A bail bond is an insurance policy that allows a person who has been arrested and charged with a crime to be released pretrial. It guarantees that they will show up for all court appearances, so if they miss even one court date, the policy goes into default (also known as forfeiture status).
It is at this point that a bail bond agent -- along with the individuals who have co-signed and vouched for the defendant -- plays his most critical role. Once a bond goes into forfeiture, the clock starts ticking.
The bail agent has a specified period of time, which varies from one jurisdiction to another, to seek out and find the defendant and remand him or her back into custody. If the defendant can’t be located within this time frame, the bond goes into judgment. It has now become the bail agent’s responsibility to pay the full amount of the bond to the court.
For varying reasons, it’s in everyone’s best interests to get the defendant back into custody. Often, the family, loved one or friend who has cosigned on the bond or put up collateral on behalf of the defendant plays a significant role in this process.
What do you do if you’re on the hook for someone you’ve bailed out? Just how much are you liable for? And how do you protect yourself?
- have a strong relationship to the person you are bonding out
- understand the details of the case and the charges that the defendant is facing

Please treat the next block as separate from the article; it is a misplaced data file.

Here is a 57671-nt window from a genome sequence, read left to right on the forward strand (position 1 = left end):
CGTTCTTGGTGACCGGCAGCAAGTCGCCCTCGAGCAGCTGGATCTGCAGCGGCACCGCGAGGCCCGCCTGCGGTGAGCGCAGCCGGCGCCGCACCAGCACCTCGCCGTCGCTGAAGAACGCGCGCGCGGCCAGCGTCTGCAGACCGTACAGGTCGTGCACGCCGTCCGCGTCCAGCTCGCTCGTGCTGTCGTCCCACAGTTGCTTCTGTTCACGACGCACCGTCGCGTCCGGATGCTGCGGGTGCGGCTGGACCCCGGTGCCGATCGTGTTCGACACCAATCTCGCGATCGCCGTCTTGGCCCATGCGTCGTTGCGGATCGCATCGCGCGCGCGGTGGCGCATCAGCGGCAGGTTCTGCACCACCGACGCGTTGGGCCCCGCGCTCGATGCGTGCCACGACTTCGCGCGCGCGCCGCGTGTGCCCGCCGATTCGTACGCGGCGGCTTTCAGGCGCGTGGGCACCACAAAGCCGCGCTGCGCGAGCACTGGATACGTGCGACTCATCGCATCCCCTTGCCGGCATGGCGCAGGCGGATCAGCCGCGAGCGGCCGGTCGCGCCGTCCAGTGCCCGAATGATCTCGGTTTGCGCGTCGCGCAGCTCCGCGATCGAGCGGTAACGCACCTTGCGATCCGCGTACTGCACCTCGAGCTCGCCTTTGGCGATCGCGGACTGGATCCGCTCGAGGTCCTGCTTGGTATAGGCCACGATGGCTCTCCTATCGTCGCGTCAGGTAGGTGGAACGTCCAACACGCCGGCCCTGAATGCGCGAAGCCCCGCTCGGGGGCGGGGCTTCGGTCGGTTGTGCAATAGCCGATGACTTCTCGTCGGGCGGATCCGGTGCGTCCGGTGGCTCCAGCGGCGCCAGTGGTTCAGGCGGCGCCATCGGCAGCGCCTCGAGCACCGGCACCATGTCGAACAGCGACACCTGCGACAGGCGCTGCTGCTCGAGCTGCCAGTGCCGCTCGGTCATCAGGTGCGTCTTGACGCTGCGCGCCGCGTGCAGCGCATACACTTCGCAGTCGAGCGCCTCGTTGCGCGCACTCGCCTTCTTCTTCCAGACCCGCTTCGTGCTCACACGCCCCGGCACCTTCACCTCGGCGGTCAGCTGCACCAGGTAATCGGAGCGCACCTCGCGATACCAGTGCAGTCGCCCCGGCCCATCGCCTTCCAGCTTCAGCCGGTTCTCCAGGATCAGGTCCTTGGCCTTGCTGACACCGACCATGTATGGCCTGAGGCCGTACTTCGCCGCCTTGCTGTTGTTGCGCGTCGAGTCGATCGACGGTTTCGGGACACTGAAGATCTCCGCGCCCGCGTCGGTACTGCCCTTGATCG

- provide the bail agent as much relevant information on the defendant both before and during the process
- have the full amount of the bond readily available should you have to pay
You should never bail someone out of jail with whom you do not have a strong relationship. Casual acquaintances, extended family and friends of friends can be much bigger flight risks than close immediate family members to whom you have strong emotional ties. Ultimately, it is important to understand that you are putting yourself, your family and, potentially, your assets at great risk should the person you bail out decide to not show up and disappear.
By understanding the details of the case, you can make a more informed decision on whether you can or should put yourself on the line for the person who is asking to be bailed out. Ask yourself -- are they responsible? Do they have a lawyer? Are they innocent? Will they keep their promise to show up? Only you can know the probable answers to these questions. It is critical that you fully understand the risks and potential downsides before you agree to indemnify anyone’s bail bond agreement.
Do provide the bail agent as much relevant information on the defendant both before and during the process
During the underwriting process -- when a bail agent gathers information on the defendant and their case to determine whether they will agree to write the bond -- you should provide as much relevant information and background on the individual as you can. These details are vitally important. Not only will it assist in determining whether the defendant will be released at all, more important, it will help the agent locate him in the event they jump bail.
Relevant information includes job status and location, current residence, family contacts, friend contacts and social media account information. The more information you provide, the better you can protect yourself -- and the greater the likelihood the bail agent will write the bond.